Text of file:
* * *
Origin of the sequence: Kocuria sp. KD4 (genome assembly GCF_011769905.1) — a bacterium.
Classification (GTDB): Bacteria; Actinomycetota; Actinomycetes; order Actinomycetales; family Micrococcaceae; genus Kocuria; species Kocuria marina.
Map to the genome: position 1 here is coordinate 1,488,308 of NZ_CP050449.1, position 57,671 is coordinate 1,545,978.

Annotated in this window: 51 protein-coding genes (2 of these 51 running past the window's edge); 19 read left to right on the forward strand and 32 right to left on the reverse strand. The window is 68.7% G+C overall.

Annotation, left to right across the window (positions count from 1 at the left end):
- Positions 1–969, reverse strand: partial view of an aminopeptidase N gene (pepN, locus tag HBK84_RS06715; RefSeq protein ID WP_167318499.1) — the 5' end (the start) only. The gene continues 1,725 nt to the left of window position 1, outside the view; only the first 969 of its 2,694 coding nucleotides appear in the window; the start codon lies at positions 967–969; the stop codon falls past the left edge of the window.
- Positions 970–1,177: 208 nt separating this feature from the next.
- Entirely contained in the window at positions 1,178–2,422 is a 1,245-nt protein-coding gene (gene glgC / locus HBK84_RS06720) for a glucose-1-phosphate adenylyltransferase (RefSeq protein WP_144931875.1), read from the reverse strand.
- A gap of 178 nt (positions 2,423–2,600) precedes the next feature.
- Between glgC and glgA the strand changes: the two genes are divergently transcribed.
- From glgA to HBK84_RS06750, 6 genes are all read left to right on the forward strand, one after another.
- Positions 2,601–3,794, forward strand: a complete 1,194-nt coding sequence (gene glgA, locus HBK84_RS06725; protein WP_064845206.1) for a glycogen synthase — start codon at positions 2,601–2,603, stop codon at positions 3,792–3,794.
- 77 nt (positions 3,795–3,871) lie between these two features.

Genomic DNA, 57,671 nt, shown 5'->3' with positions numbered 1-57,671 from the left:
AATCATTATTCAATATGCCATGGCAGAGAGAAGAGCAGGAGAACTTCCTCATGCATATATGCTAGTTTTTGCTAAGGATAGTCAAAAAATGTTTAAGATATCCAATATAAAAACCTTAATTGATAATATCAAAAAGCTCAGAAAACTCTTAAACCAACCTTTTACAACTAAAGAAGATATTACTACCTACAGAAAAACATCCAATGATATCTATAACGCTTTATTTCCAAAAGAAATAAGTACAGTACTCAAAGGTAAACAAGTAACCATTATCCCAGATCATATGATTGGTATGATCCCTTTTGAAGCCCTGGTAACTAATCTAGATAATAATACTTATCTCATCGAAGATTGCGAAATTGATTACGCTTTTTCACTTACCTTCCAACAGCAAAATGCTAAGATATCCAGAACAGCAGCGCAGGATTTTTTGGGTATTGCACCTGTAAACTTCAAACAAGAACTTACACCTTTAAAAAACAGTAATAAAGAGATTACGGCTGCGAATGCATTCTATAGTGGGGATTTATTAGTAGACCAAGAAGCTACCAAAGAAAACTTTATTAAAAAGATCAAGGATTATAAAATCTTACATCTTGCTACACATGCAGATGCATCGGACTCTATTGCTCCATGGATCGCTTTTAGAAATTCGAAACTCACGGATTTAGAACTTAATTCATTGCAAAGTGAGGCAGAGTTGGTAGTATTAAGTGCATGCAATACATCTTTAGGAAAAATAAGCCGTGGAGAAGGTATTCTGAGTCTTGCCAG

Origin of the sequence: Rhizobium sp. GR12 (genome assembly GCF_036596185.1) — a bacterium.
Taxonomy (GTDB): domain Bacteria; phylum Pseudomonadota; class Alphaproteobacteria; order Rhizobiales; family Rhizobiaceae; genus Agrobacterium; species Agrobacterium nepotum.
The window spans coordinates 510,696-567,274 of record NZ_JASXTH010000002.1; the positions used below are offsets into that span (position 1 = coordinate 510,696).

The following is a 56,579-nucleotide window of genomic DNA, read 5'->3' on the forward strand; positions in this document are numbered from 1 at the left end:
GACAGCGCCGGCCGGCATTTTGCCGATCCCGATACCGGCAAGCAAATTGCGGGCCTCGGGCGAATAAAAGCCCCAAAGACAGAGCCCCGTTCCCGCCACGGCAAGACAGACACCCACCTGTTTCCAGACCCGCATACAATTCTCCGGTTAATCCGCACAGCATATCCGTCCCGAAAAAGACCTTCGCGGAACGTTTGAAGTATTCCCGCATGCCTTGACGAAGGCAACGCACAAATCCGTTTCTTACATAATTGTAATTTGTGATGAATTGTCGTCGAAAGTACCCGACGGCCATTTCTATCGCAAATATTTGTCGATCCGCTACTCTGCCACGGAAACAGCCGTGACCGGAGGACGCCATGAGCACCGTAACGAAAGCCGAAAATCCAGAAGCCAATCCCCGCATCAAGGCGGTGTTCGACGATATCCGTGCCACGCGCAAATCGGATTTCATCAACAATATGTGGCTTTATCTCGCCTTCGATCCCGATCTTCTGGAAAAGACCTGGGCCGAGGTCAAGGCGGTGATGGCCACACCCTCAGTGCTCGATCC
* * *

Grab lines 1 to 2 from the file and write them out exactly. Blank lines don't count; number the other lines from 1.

Origin of the sequence: Kocuria sp. KD4 (genome assembly GCF_011769905.1) — a bacterium.
Classification (GTDB): Bacteria; Actinomycetota; Actinomycetes; order Actinomycetales; family Micrococcaceae; genus Kocuria; species Kocuria marina.